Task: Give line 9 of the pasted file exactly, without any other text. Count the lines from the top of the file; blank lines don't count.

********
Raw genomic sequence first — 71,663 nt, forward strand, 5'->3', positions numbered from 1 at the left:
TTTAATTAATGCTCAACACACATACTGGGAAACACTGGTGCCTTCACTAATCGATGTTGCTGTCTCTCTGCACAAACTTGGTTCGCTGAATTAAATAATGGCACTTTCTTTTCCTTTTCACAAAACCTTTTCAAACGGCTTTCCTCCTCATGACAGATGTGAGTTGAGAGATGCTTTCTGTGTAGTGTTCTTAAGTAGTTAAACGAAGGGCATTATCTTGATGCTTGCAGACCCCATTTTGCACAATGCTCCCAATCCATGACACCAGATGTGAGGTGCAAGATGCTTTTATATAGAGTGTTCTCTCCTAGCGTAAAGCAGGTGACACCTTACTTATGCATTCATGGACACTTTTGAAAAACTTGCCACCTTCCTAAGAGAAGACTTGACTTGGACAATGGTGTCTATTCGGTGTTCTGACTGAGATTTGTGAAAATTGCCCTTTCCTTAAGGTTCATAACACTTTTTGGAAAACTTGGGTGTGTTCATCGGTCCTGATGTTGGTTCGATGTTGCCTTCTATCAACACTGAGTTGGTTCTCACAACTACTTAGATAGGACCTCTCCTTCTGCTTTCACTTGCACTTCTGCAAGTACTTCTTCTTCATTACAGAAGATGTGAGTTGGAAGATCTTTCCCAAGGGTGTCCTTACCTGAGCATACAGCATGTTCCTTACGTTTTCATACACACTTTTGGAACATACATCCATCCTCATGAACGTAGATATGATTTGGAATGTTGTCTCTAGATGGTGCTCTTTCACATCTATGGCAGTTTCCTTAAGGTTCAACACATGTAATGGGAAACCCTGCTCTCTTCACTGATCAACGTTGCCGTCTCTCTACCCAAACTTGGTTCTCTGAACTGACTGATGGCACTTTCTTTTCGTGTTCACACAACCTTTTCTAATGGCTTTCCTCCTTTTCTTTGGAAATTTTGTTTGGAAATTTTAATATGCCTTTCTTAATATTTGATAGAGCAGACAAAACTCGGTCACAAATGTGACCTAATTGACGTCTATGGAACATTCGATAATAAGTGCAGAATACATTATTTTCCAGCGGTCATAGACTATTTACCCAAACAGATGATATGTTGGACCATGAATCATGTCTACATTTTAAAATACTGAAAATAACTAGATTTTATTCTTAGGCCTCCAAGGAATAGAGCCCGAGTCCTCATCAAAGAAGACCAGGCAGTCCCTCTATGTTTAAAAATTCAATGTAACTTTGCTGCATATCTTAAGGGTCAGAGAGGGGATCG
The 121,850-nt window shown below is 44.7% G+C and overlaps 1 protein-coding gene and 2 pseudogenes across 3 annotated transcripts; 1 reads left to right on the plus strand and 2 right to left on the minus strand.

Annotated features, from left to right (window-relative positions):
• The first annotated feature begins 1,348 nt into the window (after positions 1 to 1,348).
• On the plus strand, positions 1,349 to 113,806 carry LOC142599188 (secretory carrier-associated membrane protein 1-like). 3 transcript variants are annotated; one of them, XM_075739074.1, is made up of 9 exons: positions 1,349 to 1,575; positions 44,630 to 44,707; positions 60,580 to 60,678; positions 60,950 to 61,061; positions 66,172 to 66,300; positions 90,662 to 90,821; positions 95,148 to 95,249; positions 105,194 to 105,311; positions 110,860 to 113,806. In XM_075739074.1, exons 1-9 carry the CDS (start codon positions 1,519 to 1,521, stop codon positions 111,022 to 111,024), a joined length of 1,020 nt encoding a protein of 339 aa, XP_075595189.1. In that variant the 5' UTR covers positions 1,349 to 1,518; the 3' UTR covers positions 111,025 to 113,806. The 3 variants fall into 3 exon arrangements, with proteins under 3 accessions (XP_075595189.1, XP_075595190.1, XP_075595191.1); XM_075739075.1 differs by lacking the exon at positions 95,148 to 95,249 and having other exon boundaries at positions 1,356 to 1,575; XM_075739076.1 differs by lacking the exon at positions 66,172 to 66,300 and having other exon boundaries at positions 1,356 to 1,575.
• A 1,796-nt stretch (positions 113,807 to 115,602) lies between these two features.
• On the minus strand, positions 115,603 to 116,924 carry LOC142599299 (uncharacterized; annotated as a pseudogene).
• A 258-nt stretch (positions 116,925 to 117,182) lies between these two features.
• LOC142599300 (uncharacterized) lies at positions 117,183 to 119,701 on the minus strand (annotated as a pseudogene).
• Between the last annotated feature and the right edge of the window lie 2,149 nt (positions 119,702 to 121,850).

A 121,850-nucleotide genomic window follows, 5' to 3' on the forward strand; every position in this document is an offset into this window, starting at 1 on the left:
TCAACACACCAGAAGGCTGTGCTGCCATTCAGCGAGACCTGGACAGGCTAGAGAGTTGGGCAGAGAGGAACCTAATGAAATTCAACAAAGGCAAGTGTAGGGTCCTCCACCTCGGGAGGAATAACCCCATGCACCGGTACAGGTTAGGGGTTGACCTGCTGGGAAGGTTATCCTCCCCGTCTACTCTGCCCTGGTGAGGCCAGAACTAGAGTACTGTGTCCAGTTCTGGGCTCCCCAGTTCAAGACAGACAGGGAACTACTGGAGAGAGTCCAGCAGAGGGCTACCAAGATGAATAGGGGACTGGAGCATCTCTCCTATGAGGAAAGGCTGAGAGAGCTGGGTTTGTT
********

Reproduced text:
• A 258-nt stretch (positions 116,925 to 117,182) lies between these two features.